features

Carpal Tunnel Syndrome

By Luga Podesta, M.D.
Originally published in DRUM! Magazine’s February 2006 Issue

Carpal tunnel syndrome (CTS) is a common painful disorder involving the wrist and hand. The carpal tunnel is formed on three sides by the wrist carpal bones and covered by a thick band of tissue called the flexor retinaculum. Within the carpal tunnel lies the median nerve surrounded by the flexor tendons of the hand.

Carpal tunnel syndrome develops when the median nerve is compressed within the wrist. Individuals such as drummers who repetitively use their wrists are at risk for developing CTS. Carpal tunnel syndrome may also develop from pressure on the median nerve from a wrist fracture, inflammation, or swelling around the nerve as it passes within the carpal tunnel or pregnancy. Vibration may also predispose you to CTS. This occurs when the drumstick or hand hits a drumhead, cymbal, or pad. Inflammatory diseases such as arthritis, diabetes, and hypothyroidism may cause CTS.

CTS symptoms include the following:
1. Pain, numbness, and/or tingling in the wrist, thumb, index, and middle fingers. Pain may radiate into forearm, arm, and shoulder.
2. Pain increases with increased use of the wrist or hand.
3. Pain worsens at night and awakens you from sleep.
4. Grip strength decreases, and you can begin to drop objects.
5. Muscle wasting in the thumb occurs in severe cases.

CTS is diagnosed by finding the following:
1. A positive Tinel’s sign, which is characterized by an electrical shock in the wrist and fingers when tapping on the palm side of the wrist.
2. A positive Phalen’s test, which occurs when numbness and tingling is felt in the thumb, index, and ring finger during wrist flexion.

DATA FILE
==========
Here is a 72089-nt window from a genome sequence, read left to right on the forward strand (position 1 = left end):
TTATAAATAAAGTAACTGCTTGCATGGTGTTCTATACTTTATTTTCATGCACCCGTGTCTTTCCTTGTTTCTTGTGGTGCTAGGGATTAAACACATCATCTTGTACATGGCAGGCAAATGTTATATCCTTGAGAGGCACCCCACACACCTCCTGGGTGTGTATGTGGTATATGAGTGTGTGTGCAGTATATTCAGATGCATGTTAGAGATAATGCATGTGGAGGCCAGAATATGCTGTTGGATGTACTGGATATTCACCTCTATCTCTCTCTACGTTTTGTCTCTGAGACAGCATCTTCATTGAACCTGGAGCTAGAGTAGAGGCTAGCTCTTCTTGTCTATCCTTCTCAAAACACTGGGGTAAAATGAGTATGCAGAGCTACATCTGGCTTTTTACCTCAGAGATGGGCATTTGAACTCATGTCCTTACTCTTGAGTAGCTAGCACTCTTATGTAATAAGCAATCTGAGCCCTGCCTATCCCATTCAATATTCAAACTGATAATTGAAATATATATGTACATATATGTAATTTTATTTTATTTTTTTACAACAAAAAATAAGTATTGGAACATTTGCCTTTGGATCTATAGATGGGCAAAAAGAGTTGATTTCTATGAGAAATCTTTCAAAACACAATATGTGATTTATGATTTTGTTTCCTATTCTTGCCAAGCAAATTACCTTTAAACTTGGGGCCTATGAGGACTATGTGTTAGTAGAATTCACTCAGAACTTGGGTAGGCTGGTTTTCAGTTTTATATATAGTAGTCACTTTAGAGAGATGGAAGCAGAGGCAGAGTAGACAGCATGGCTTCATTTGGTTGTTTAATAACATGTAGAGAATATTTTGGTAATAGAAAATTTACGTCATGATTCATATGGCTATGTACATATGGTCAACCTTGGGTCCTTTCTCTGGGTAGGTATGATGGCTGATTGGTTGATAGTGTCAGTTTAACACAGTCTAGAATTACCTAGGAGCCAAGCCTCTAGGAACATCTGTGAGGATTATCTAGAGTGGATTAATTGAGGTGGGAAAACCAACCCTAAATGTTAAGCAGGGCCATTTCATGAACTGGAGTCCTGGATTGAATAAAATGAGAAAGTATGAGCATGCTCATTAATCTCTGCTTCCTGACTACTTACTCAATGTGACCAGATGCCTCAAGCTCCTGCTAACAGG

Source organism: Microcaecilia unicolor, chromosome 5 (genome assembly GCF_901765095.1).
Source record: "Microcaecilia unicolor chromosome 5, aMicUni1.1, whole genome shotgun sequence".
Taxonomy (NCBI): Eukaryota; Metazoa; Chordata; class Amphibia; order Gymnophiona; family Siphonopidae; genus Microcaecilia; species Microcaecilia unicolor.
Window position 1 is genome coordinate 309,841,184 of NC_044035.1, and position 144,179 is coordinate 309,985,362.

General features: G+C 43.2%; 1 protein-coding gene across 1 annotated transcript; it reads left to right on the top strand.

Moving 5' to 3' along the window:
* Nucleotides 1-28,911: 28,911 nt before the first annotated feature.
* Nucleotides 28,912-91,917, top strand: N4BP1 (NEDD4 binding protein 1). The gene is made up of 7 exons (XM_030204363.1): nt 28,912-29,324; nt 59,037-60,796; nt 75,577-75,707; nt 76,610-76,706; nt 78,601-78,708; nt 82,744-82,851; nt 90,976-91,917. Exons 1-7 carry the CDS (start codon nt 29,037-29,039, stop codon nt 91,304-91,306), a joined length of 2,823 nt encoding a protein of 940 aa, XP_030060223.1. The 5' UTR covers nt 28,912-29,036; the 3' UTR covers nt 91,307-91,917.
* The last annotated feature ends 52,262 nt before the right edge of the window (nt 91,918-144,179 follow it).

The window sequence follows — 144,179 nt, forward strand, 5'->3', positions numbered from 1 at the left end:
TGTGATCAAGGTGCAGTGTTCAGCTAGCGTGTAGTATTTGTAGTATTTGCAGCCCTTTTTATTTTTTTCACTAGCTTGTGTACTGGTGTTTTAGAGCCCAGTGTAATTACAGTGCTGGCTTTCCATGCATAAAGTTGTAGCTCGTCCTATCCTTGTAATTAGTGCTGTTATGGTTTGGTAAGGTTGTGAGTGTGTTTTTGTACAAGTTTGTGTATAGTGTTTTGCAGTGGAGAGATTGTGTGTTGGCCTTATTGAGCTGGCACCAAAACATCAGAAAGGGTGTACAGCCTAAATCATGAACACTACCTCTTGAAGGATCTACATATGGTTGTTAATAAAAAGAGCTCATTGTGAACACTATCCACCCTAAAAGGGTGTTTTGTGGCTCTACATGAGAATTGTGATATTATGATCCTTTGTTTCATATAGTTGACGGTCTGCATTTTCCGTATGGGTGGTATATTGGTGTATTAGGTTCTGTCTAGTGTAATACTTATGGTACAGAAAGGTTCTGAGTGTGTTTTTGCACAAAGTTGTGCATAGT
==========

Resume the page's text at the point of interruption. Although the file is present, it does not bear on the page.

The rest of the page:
3. A positive nerve conduction/electromyography test (NCV/EMG), which uses an electrical test to evaluate nerve and muscle function.

Treatment includes anti-inflammatory medication, wrist splinting at night and during periods of repetitive wrist motion, treating of underlying disease process, therapy, avoiding aggravating activities, and oral steroid medications. Surgical treatment of severe cases includes open or arthroscopic carpal tunnel release.

Make sure your hands and wrists are comfortable while playing, take regular breaks from repetitive motion, avoid resting your hands and wrists on hard or ridged surfaces for prolonged periods, make sure your positioning is ergonomically correct, maintain adequate control of any disease process, and practice daily wrist and hand stretches and exercises.

1 Comments

Please log in to comment.

Commenting is currently only available to the DRUM! community. Sign up today!.

  • I think this article is spot on about what can happen to your wrists through playing if you are not relaxed or don’t release the tension that can build up while playing. It is important to use a relaxed grip to not allow vibration to affect your hands, and it is important to understand how to use rebound to limit repetitive motion. These problems that some experience can be avoided with the proper technique and practice routine. Find more about my teaching at http://www.trentrenshawdrums.com